• What happens when the “official” and the “popular” stories about your hometown do not match what you archive in your family album? ... This project is an alternative narrative force that complicates the archival landscape of the City of Medellin.

    Wait...Am I Back in the U.S.?


    About eight days ago, we students went to with a few of our compañeros to El Tesoro, which is a mall in the wealthiest part of Medellín. I was amazed when we arrived. Everything was somodern. It was the nicest mall I had ever seen, and clearly most people there were at least relatively well off. It seemed as if every other person had an Abercrombie & Fitch T-shirt or other American attire written in English. Everybody was well dressed, and I recognized almost every single store. Besides the fact that almost everyone there was probably Hispanic, I felt like I was in a different part of the U.S. I felt the most comfortable than I had felt in that entire trip. Although I knew something was wrong, I could not put my finger on it at first.

    Today, five of us went back to El Tesoro to watch a movie and have dinner. That same feeling from before returned, and this time I could label it as guilt. It was a guilty pleasure to be having a great time at the mall. I felt that I was betraying my civic engagement duties.



    After touring all of Medellín, of course I would feel the most comfortable in the most “American” place. Days before I had seen extreme poverty. Now I was at a pizzeria chatting away. How am I so privileged to be able to enjoy these luxuries?

    First, I need to acknowledge my privilege in this world. I do not know how or why, but either way I was born into a very healthy life—mentally, physically, and geographically. Furthermore, it astounds me the way the United States has such a large presence everywhere. The wealthiest part of Medellín was…the most American? During dinner yesterday, a Beyonce song was playing on the radio. American music is also prevalent here? These things started to blow my mind. It makes me sad that even in another country American culture has at least some level of dominance. After all, I came to Medellín to learn about an entire different culture, not be reminded of what I am used to. Why do the bestrestaurants have to be so Americanized? Why do the best clubs have to have American music? I still do not understand.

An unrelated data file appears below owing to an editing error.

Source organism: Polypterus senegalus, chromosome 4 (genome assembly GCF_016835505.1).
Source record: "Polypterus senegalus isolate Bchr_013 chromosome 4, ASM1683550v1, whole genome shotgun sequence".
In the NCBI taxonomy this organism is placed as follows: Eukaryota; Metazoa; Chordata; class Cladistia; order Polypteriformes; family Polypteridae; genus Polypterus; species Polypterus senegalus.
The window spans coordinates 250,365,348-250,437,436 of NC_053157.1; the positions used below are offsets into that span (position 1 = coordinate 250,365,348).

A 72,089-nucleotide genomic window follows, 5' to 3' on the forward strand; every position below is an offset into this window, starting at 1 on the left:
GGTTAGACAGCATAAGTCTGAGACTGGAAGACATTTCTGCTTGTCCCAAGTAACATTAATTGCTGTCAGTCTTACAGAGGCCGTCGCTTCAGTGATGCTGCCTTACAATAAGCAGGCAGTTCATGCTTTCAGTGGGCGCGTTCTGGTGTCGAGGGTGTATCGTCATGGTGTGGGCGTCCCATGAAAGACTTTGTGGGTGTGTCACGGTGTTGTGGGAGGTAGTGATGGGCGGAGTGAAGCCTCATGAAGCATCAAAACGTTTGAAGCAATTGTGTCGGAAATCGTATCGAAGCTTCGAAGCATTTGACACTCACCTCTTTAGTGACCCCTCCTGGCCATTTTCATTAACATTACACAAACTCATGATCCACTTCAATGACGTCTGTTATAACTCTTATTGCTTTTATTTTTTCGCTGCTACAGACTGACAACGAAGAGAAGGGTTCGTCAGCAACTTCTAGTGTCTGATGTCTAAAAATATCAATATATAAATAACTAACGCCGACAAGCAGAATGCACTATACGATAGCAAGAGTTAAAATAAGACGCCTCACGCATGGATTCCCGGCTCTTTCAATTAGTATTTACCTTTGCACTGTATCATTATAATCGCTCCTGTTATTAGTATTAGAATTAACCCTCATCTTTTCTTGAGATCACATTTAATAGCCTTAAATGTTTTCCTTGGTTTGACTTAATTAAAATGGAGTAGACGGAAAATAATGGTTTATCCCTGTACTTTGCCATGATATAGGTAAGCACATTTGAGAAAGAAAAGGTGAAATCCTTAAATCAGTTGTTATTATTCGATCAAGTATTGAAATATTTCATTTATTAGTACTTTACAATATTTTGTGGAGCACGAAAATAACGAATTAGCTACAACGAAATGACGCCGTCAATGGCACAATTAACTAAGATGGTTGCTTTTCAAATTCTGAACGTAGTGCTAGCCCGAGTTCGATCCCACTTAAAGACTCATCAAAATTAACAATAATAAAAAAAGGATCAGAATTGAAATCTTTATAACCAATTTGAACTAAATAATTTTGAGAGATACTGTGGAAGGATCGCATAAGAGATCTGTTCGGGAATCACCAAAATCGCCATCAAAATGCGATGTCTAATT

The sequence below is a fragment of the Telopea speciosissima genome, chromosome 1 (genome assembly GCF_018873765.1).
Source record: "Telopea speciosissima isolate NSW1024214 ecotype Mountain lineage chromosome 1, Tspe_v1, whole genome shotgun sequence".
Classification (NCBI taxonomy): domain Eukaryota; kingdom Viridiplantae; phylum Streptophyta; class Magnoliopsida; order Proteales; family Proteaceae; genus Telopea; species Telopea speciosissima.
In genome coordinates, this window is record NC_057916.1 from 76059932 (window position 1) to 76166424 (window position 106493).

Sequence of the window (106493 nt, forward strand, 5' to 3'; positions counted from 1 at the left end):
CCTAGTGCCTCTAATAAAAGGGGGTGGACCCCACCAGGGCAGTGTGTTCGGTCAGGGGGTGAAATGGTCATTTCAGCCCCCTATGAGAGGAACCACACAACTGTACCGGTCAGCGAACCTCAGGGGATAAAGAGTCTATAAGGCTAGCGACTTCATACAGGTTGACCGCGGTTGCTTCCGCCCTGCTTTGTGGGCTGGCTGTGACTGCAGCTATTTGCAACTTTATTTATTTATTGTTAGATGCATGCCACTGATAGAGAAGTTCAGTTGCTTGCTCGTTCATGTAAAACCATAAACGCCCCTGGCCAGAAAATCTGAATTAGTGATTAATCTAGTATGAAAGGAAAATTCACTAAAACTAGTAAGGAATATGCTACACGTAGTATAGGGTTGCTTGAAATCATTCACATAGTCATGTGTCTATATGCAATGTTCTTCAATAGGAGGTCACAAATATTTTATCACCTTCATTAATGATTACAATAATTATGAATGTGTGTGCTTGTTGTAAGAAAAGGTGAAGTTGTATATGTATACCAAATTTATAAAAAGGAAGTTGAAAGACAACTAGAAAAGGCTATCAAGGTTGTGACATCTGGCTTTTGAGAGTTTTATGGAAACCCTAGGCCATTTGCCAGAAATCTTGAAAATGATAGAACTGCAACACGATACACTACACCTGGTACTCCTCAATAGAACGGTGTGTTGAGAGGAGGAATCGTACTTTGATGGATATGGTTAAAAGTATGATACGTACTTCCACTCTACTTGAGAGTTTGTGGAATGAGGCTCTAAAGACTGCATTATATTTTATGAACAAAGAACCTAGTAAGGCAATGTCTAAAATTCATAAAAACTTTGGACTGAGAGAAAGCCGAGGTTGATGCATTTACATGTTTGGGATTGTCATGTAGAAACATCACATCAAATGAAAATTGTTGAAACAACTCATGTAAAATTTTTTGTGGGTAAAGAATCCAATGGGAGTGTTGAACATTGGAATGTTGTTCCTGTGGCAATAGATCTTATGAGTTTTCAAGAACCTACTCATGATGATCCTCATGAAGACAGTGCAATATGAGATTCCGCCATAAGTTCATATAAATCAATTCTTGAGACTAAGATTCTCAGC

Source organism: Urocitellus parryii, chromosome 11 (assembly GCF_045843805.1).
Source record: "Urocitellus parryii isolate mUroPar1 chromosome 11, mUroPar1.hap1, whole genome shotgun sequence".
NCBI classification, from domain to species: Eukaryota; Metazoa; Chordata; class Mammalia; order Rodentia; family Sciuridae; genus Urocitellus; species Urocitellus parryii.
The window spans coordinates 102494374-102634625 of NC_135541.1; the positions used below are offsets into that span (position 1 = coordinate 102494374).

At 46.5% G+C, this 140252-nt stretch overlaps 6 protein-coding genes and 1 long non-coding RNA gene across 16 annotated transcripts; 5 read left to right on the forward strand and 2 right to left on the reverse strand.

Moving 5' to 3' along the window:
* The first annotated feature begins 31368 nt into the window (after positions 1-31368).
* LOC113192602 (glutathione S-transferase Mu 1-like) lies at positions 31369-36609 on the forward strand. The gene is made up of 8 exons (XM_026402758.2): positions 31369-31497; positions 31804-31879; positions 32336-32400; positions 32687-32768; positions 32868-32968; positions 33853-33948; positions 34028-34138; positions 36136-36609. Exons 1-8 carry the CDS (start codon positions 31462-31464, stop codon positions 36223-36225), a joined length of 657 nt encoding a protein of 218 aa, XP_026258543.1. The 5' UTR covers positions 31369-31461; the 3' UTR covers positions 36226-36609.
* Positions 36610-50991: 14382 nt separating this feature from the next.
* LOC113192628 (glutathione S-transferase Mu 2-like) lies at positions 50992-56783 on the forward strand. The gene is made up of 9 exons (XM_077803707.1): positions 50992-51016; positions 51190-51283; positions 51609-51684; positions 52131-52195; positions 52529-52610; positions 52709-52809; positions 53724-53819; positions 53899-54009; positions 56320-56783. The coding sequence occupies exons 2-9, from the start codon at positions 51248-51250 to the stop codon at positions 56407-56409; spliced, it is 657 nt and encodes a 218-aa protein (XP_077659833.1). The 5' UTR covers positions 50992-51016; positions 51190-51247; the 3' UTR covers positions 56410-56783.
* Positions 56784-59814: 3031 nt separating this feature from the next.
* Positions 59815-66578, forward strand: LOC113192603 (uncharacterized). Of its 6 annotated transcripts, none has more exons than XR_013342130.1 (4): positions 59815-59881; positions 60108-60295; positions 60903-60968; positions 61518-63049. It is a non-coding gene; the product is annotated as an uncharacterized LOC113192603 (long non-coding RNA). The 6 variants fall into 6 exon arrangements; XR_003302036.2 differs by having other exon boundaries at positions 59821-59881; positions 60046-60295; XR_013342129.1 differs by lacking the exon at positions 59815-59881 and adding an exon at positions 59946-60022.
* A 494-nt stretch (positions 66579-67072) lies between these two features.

I have fallen in love with Medellín: the food, the people, and the culture as a whole. There are many things that I wish I could bring back to my country from Colombia. Although American culture does exist in Medellín (mostly wealthier places), There still exists a rich and unique Colombian culture that amazes me. So far this experience has taught me to appreciate stepping out of your comfort zone, yet at the same time to not take for granted the place that you live. I miss my home in the the states, but there are many new things I will learn here that I hope to apply for the rest of my life. These daily reminders that have bits and pieces of American culture make me miss my home yet fall even more in love with Medellín all at the same time.


     

    Who we are, what we do

    Who we are Funded by grants from Duke University and donations from the Bill and Melinda Gates Foundation, DukeEngage,we are six Duke students, who are collaborating on an 8-week Community Literacy Project, in Medellin, Colombia. This is the third consecutive year in working on this project, and we are building on the work of countless people that includes 300 Colombian youth and elders, 57 students from Emerson College in Boston who created a multi-media catalog & a short film "108 things you might not know about medellín", community members, and more than a dozen Duke students. what we do We are collaborating with youth, women & men in Medellín to create 325 five-minute video stories about displacement, violence, & everyday life as a peace force. We want you to know that in Medellin, la violencia is not the whole story.DukeEngage

    What we do

    We are collaborating with youth, women & men in Medellín to create 325 five-minute video stories about displacement, violence, & everyday life as a peace force. We want you to know that in Medellin, la violencia is not the whole story.